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When S. Josephine Baker's article “The Reduction of Infant Mortality in New York City”1 appeared in American Journal of Diseases of Children in 1913, it contained an important claim: “infant mortality is a public health problem.” In retrospect, it seems obvious; at the time, it signaled a new approach to saving the lives of America's most vulnerable. Under Baker's leadership, the Bureau of Child Hygiene of the New York City health department worked with private philanthropists to provide clean milk in poor neighborhoods, arranged for nurses to visit the homes of newborns and educate mothers about their care, and established a program to train girls to tend to their younger siblings. The effort reduced deaths, and the program became a national model. Public health work shifted from infrastructure programs aimed at sanitation and quarantine, such as the building of sewer systems and tuberculosis sanatoria, to medical, legal, and welfare efforts that yielded educational programs for mothers, milk stations, child health clinics, and pasteurization laws.2(pp236-254),3 The link between poverty and illness was clear, but the focus was on eradicating the latter rather than fully addressing the former.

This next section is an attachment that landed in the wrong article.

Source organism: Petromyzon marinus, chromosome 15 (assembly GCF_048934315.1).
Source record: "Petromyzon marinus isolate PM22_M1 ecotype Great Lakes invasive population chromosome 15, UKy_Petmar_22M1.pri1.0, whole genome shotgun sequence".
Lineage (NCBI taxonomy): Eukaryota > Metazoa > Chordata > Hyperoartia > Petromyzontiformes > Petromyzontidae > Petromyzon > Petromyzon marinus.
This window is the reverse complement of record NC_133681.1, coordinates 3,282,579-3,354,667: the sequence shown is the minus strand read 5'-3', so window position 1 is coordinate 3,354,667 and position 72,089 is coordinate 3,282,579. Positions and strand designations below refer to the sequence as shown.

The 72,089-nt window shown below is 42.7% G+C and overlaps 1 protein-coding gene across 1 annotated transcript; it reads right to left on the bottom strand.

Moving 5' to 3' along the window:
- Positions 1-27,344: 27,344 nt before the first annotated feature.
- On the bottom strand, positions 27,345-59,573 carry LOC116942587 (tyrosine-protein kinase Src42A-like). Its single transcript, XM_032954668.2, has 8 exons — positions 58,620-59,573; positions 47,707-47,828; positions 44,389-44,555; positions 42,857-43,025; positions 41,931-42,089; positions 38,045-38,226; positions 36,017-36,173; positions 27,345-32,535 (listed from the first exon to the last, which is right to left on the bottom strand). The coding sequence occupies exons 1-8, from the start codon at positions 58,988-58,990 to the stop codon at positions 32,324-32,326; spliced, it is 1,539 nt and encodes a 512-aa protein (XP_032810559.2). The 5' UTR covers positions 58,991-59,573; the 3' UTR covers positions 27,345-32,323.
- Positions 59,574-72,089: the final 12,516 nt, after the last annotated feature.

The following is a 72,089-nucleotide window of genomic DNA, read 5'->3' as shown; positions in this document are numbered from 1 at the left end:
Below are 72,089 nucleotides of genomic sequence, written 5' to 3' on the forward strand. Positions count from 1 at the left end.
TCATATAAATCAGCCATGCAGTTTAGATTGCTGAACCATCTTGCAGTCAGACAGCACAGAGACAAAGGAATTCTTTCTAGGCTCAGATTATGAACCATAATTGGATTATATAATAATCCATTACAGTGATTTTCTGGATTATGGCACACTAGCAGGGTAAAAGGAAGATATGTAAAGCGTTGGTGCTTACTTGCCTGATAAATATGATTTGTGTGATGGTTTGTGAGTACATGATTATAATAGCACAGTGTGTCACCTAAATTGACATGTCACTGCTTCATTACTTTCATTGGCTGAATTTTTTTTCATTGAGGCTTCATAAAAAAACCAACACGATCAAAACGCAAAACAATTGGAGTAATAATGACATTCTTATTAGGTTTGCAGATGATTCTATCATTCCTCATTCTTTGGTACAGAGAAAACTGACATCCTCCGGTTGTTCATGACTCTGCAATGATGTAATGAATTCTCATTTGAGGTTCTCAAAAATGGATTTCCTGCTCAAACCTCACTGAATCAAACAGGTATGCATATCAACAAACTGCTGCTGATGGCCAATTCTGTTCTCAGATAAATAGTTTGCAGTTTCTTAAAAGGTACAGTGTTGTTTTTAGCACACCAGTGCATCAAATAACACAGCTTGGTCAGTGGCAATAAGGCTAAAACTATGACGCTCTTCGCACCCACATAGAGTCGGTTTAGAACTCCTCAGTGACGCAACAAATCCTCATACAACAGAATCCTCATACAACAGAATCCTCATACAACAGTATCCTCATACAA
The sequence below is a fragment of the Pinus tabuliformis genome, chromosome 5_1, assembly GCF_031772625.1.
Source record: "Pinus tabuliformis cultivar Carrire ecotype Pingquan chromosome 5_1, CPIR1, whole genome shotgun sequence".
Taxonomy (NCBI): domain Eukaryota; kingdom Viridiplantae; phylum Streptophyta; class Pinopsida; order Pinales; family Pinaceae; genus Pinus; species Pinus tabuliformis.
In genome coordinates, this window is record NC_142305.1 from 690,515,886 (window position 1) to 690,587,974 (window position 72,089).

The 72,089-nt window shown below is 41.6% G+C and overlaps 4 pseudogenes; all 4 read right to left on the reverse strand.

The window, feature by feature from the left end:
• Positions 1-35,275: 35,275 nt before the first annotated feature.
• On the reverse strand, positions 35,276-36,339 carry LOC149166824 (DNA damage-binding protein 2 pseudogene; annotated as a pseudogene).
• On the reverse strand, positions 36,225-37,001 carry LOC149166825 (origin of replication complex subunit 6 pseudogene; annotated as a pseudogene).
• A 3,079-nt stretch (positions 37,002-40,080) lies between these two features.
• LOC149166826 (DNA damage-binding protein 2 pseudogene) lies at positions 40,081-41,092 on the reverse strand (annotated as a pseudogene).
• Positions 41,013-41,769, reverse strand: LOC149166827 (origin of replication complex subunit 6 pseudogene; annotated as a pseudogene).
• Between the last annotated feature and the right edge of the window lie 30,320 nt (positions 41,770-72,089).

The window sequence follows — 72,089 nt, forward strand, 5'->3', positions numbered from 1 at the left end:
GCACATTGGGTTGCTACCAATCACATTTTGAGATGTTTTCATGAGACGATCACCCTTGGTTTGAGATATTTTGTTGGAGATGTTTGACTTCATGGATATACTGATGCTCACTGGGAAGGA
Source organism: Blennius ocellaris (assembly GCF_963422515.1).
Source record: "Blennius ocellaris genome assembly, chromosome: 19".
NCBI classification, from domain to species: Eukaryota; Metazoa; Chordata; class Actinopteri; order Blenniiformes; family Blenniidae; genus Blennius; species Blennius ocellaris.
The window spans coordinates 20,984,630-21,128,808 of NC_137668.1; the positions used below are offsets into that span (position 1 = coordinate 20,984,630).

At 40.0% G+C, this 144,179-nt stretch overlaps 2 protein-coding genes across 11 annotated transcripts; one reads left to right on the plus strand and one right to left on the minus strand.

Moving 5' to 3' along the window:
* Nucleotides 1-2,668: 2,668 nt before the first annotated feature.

Golden J. Pediatrics, Public Health, and Infant Mortality in the Early 20th Century. Arch Pediatr Adolesc Med. 2011;165(2):102–103. doi:10.1001/archpediatrics.2010.280
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